U.S. Sen. Mike Braun (R-Ind.) did not seek to amend a PBM oversight bill that is being marked up today to require 340B hospitals and possibly other covered entities to be more transparent about how they use money saved or earned through the 340B program.
The Senate Health, Education, Labor, and Pensions Committee began meeting this morning to markup four bills addressing access to generic drugs and oversight of pharmacy benefit managers.
It is the resumption of a May 2 hearing that was recessed amid Republican procedural complaints. News organization STAT reported at that time that Braun would offer an amendment to the PBM bill, which he is a co-sponsor of, to “make hospitals that serve uninsured and underinsured patients disclose how they use discounts that drug companies are required to provide.”
Committee chair Bernie Sanders (I-Vt.) said about 90 minutes into today’s hearing that all amendments that were going to be offered to all bills under consideration had been offered. Braun offered one amendment to the PBM bill during the hearing, but it was not related to 340B.
What exactly Braun was going to offer about 340B transparency was never clear. He has reintroduced a bill, S. 1133, he sponsored in the last session of Congress to require all 340B covered entities to let the Department of Health and Human audit, at HHS’s expense, “the records of the entity to determine how net income from purchases under this section are used by the covered entity.” S. 1113 also would require entities to “retain such records and provide such records and reports” as HHS determines necessary.
The American Society of Health-System Pharmacists sent members a “call to action” email yesterday asking them to urge their senators to oppose S. 1113.
Maneuvering in the House
Meanwhile, pressure is building for U.S. House Energy & Commerce health subcommittee chair Brett Guthrie (R) to allow a vote next week on the Republican vice chair’s draft 340B legislation that reportedly would split the subcommittee along party lines.
Rep. Larry Bucshon’s (R-Ind.) draft bill would impose new 340B reporting requirements on disproportionate share hospitals and potentially other covered entities as well. The subcommittee reportedly will hold a hearing Wednesday, May 17, to markup up to 17 bills to foster transparency and competition in health care. It had not yet been announced as of early this morning.
Lobbyists say Guthrie does not want his subcommittee to markup any bills that lack bipartisan support. One said all subcommittee Democrats would vote against Bucshon’s bill. Hospital groups are telling their members to tell their elected officials to reject significant new reporting requirements for hospitals, and that any measures to increase reporting requirements for 340B providers should include new transparency requirements for drug manufacturers.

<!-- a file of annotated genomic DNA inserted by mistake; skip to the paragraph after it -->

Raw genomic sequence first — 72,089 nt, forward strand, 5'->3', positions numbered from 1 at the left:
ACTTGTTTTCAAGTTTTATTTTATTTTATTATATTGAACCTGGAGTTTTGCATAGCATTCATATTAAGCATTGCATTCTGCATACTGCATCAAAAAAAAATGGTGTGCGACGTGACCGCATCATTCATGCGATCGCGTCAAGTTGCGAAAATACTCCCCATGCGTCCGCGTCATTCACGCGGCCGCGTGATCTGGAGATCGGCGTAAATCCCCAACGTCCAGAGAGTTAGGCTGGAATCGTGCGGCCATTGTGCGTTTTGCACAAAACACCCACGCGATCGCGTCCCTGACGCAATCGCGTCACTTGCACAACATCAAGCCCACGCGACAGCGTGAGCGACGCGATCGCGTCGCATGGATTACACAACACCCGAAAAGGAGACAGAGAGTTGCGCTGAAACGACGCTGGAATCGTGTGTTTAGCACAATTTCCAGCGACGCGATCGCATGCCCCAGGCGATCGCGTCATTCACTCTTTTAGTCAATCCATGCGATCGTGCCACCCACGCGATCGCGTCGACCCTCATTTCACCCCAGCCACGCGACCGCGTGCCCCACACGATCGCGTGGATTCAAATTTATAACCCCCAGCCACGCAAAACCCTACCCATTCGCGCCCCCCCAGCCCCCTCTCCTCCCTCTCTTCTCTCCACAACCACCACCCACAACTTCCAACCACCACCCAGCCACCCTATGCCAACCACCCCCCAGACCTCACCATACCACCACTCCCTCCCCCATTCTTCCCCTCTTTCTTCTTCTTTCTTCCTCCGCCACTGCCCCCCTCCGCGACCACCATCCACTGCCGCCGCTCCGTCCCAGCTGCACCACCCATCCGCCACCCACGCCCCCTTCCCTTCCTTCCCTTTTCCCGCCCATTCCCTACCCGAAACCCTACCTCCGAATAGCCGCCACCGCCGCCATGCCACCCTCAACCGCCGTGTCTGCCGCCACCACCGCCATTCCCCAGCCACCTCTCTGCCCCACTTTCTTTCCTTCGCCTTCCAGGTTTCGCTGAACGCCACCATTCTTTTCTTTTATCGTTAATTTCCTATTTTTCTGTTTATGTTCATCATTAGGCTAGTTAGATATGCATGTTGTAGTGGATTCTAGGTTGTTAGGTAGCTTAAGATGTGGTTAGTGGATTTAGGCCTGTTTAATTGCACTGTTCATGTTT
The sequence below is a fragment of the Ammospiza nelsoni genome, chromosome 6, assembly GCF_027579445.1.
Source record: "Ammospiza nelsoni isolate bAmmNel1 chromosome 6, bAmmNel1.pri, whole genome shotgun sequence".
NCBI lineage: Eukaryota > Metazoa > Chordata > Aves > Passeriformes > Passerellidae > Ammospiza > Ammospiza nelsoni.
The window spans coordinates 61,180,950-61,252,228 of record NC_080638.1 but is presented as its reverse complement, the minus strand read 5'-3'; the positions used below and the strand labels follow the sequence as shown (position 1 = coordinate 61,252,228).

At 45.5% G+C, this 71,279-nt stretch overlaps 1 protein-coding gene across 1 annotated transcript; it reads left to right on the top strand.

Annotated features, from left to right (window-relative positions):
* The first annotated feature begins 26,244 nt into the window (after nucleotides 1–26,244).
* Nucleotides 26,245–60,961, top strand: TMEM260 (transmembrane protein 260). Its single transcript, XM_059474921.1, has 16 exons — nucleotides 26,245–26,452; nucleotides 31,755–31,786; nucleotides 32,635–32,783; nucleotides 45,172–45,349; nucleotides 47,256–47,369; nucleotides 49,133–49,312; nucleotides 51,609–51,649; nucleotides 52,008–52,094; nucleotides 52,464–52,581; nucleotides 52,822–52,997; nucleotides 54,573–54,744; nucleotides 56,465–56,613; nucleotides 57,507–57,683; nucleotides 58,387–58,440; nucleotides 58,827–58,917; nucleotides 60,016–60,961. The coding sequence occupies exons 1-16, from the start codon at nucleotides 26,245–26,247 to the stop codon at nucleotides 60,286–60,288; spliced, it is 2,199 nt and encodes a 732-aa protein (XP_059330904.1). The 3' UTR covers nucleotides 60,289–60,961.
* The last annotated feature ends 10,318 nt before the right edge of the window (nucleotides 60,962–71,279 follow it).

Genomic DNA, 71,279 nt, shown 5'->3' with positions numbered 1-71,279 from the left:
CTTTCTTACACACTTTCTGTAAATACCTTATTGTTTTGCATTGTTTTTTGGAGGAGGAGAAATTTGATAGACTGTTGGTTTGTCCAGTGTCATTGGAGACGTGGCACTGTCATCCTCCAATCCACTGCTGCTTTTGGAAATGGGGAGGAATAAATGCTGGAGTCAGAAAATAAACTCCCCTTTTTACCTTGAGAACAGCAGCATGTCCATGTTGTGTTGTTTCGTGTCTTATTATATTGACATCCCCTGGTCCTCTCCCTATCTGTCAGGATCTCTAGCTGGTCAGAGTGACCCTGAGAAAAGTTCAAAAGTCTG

Lobbyists said early last weekend that the subcommittee would not move any 340B legislation in May. Pressure for a vote on Bucshon’s bill apparently grew during the weekend and Monday. Lobbyists said late Tuesday and mid-day yesterday that Republican and Democratic subcommittee staffers now were saying that Bucshon’s bill would be brought up for a vote on the 17th.
One lobbyist said that if all subcommittee Democrats in fact will oppose Bucshon’s bill, Bucshon might symbolically offer then withdraw it.
ASAP 340B One-Pagers
ASAP 340B, the group Pharmaceutical Research and Manufacturers of America and the National Association of Community Health Centers co-founded to promote 10 joint principles to guide federal 340B legislation, has released targeted one-page explainers for health centers, HIV and STD care providers, and rural hospitals.
The documents for health centers and HIV and STD clinics are mostly the same and emphasize ASAP 340B’s positions on the intent of 340B, contract pharmacy, PBMs, creating a neutral claims data clearinghouse, patient definition, and transparency. The document for rural hospitals leaves out the claims data clearinghouse and includes that ASAP 340B backs letting critical access hospitals that convert into rural emergency hospitals keep their 340B eligibility if they meet the same 340B standards as CAHs.
All three documents end with an invitation “to work with ASAP 340B to realign the 340B program in the interest of true safety-net providers and the communities they serve.”
NACHC Director, Policy & Regulatory Affairs Vacheria Keys said yesterday that her group “had productive conversations” at last week’s second annual 340B Grantees Conference in New Orleans.
“It’s clear that there is broad support for strengthening the program through legislation as we work to find alignment on 340B policy,” Keys said. “We welcome input and feedback from all stakeholders and will continue to work with 340B covered entities through ASAP 340B to further develop these ideas into legislation.”